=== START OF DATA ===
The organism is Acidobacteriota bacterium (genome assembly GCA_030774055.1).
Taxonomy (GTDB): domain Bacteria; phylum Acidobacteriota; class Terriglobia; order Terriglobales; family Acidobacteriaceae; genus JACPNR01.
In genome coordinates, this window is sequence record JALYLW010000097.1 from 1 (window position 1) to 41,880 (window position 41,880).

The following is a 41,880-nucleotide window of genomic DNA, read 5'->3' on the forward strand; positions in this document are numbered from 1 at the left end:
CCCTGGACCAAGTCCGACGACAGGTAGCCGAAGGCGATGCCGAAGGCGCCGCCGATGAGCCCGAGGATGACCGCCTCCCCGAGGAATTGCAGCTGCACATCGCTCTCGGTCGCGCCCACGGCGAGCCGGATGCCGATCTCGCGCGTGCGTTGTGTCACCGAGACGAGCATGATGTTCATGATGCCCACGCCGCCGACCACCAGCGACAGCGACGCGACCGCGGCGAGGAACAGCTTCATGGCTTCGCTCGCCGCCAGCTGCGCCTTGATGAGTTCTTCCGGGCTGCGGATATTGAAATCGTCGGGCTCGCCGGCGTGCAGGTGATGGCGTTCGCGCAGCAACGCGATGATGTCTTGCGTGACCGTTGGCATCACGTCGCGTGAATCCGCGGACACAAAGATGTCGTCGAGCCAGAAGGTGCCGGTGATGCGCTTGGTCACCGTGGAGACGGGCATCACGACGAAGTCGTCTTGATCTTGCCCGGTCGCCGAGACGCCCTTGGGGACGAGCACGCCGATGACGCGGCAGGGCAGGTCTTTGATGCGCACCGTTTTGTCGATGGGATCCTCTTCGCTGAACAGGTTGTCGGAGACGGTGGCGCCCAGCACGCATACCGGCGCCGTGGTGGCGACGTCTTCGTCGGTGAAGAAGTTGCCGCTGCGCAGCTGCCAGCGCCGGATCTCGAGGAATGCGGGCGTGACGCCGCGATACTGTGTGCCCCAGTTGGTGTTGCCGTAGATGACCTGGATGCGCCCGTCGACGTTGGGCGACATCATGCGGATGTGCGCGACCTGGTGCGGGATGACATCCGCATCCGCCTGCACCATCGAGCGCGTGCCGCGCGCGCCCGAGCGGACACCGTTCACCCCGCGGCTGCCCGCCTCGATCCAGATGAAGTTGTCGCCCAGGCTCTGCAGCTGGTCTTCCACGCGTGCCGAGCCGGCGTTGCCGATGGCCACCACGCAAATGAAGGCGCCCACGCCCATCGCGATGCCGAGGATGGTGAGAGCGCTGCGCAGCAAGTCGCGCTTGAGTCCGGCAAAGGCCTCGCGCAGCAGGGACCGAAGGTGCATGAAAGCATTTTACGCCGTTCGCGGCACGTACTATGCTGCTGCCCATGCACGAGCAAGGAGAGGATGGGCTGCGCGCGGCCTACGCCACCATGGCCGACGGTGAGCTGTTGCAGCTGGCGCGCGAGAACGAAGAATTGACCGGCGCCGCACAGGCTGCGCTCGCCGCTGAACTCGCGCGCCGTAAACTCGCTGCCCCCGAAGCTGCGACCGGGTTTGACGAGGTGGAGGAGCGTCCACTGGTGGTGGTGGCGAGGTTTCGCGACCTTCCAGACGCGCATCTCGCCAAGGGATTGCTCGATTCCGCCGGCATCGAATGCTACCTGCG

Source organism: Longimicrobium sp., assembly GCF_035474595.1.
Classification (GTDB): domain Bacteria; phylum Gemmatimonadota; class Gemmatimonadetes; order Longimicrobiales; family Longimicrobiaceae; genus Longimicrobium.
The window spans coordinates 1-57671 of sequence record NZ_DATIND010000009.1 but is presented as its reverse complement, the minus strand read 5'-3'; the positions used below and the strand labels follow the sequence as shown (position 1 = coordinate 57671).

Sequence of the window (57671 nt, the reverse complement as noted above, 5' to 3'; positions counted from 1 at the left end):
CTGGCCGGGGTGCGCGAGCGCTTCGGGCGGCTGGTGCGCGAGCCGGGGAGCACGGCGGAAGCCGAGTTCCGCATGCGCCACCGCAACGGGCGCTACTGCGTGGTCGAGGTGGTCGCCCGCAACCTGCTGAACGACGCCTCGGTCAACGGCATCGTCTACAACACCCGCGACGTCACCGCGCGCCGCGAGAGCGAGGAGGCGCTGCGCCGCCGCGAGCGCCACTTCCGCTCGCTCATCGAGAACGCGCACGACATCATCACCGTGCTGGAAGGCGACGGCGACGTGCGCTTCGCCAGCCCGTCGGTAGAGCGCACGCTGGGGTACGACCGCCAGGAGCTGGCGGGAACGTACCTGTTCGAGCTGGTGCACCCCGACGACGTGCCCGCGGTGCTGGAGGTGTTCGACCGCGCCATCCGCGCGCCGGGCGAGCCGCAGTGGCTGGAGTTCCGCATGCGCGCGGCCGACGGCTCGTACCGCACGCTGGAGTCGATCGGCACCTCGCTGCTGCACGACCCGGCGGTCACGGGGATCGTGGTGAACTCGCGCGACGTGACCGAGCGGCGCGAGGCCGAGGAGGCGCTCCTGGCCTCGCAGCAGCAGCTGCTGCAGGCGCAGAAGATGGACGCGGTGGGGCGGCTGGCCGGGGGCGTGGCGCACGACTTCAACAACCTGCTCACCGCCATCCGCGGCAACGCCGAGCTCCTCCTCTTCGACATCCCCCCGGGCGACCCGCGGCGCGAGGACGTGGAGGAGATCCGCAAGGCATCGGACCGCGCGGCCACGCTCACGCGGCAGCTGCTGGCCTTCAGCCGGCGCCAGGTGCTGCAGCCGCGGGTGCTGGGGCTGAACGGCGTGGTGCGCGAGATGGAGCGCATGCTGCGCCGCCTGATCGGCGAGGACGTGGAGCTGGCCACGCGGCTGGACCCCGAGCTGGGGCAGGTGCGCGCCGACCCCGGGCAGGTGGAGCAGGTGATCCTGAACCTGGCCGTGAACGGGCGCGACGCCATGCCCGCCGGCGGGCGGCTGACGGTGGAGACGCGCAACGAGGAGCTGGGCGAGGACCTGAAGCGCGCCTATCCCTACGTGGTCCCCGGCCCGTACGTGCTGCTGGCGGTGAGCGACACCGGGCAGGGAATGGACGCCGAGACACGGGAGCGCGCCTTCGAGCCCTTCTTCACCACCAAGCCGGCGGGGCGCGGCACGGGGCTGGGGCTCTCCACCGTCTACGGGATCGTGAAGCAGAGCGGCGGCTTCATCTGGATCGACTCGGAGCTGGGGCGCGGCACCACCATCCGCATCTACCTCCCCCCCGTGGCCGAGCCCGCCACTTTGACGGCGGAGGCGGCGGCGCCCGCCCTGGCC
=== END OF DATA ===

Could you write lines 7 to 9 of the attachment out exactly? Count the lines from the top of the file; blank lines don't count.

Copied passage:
Classification (GTDB): domain Bacteria; phylum Gemmatimonadota; class Gemmatimonadetes; order Longimicrobiales; family Longimicrobiaceae; genus Longimicrobium.
The window spans coordinates 1-57671 of sequence record NZ_DATIND010000009.1 but is presented as its reverse complement, the minus strand read 5'-3'; the positions used below and the strand labels follow the sequence as shown (position 1 = coordinate 57671).

Sequence of the window (57671 nt, the reverse complement as noted above, 5' to 3'; positions counted from 1 at the left end):